And with that, we have three light metro lines and a regional rail line. We've hit the main transit center, served the 30k students and supporting staff + faculty of the University of Akron, served the 41k students and supporting staff of Kent State University (sort of), served Summa Health System's Akron Campus, Akron Children's Hospital, and the Cleveland Clinic - Akron General, and have stations at InfoCision Stadium, Canal Park, and FirstEnergy Stadium. Total light metro network length is 21.7 km and total regional rail network length is 31.5 km.

Akron Light Metro

The Akron Light Metro consists of three separate lines with no branches forming a soviet triangle within downtown Akron. Line 1 primarily runs on the Market and I-77 corridors, while Line 2 primarily follows Main/High and Line 3 primarily runs on Exchange. There are no missed transfers, and all three lines connect to the Regional Rail network.

Line 1 - Summit Line

Line 1 of the Akron Light Metro is a 9.0 km light metro service on an Northwest-South alignment. It runs from Portage Path in the northwest to E Wilbeth Rd in the south via Downtown Akron, serving 15 stations.


The line has a station spacing of 643 meters. While the route could be straighter, a detour at Grace Park offered a higher quality connection with the regional rail and allowed for a cleaner approach to the Summa Health System Akron Campus. Buchtel and Exchange stations are located on the west side of the highway to make it easier to access the university. Station spacing on the southern portion is frequent due to lack of cross streets over highway and attempting to not miss bus connections.

The line is named after the county. There is no significance behind the color.

Line 2 - Cascade Line

Line 2 of the Akron Light Metro is a 9.0 km light metro service on a North-South alignment. It runs from Chapel Hill Shopping Center in the north to Summit Lake in the south via Downtown Akron, serving 14 stations.


The line has a station spacing of 602 meters. The station at University Ave and Lock 3 Park is close to the others but serves a number of destinations.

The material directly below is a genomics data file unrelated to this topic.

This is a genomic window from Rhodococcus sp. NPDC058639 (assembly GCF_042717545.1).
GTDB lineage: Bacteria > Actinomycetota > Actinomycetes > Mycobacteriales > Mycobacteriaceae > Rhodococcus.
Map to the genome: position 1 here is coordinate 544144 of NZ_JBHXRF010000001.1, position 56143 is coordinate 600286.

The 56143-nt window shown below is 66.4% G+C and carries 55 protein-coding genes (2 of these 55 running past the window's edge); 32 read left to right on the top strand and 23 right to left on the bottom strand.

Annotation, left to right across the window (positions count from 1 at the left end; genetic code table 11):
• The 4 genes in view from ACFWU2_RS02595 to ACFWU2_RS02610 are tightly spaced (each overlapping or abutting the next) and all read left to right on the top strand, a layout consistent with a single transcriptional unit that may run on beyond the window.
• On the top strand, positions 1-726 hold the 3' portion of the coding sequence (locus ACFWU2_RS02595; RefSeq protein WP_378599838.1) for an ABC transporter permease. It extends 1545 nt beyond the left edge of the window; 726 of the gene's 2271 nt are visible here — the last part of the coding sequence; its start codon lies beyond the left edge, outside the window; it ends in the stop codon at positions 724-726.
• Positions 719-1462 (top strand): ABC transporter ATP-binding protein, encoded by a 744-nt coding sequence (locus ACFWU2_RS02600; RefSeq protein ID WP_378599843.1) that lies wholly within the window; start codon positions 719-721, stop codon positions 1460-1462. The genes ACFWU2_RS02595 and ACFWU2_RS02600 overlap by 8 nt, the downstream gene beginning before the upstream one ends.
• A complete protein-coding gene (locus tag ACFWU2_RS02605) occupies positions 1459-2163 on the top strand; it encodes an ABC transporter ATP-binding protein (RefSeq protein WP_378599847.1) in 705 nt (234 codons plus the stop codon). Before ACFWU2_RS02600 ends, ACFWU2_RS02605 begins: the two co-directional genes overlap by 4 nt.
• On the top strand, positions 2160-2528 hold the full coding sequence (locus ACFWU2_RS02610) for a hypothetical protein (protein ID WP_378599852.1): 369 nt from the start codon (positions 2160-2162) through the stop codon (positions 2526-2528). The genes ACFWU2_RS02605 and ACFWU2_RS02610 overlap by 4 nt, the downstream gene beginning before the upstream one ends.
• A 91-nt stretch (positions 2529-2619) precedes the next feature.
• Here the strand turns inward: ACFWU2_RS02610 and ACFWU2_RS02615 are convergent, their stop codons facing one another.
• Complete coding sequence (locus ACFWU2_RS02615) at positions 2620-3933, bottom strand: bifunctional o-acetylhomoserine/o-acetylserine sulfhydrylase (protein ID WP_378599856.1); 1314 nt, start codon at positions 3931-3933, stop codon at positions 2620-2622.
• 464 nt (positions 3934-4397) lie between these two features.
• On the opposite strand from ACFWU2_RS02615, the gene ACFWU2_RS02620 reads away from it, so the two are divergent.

The line is named after the valley it crosses. The color blue is inspired by the river it crosses and Summit Lake, where it terminates.

Line 3 - Exchange Line

Line 3 of the Akron Light Metro is a 3.7 km light metro service on an East-West alignment. It runs from Akron General Hospital in the west to East Market St/Arlington St in the east, serving 9 stations.


The line has a station spacing of 463 meters. This is due to the number of destinations along the corridor, most of which are stadiums or hospitals, which benefit from shorter walking distance in order to maximize the potential for patrons to use the service.


The line is named after the street on which it travels. There is no significance behind the color.

Summit-Portage Regional Rail

The Summit-Portage Regional Rail consists of a single service running entirely along an existing rail corridor from Barberton in the southwest to Kent in the northeast. It offers interchanges with all three light metro lines.

Line A - Wagon Wheel Line

Line A of the Summit-Portage Regional Rail is a 31.5 km regional rail service on an Northeast-Southwest alignment. It runs from Beaverton in the southwest to Kent in the northeast via Downtown Akron, serving 18 stations.


The line has a station spacing of 1.853 km. While a few of the stations are not likely to serve much in terms of ridership, they open up the network to more people and if good timed connections are provided by bus operators, can provide substantial benefit by speeding up journeys.


The line is named after the trophy for the football rivalry between the University of Akron and Kent State University, both of which are served by the line. The colors are taken from the logos of the two teams.

Realistic Applications

Put bluntly, Akron has lost 100,000 people since its height in the 1960s. It has lost population in every census since 1970. If the current trend continues with Rust Belt depopulation, Akron will continue to decline. That being said, there's still hope for the future, and there's nothing saying that Akron cannot rebound from its current state.


Of the lines I drew on the map, there's a standout - I mentioned it prior. The rail corridor running through downtown Akron, at least the northern portion between Akron's Transit Center and Kent, hits so many key destinations that even a takt half hourly service with timed transfers at the transit center (again, the rail corridor is literally next to the city's hub-spoke transit center/intercity bus terminal) would provide an incredibly useful service. It may not match the PARTA shuttle between the two universities in directness, but it would serve many more people.


As for the other corridors, Line 1 could probably be implemented as an arterial BRT route on a 15 minute frequency, with both of the extensions I cut actually used. Fixed guideway transit pretty much has to be grade separated since there isn't enough space in the ROW. Line 2 has a similar story, but could be extended west. Line 3 was designed to hit the main destinations on the corridor - it doesn't actually hit much density. For better or for worse, if a supporting feeder network is present, this might actually be the only corridor worth implementing as a light metro (or in this case, a glorified people mover). Its main job is to connect the main employment hubs and destinations in downtown, after all, and it can do so rapidly and efficiently. But extensions would definitely be necessary in order for it to be useful as a regional trunk line.

References & Helpful Links

External Citations


Last Updated: Jan 11, 2022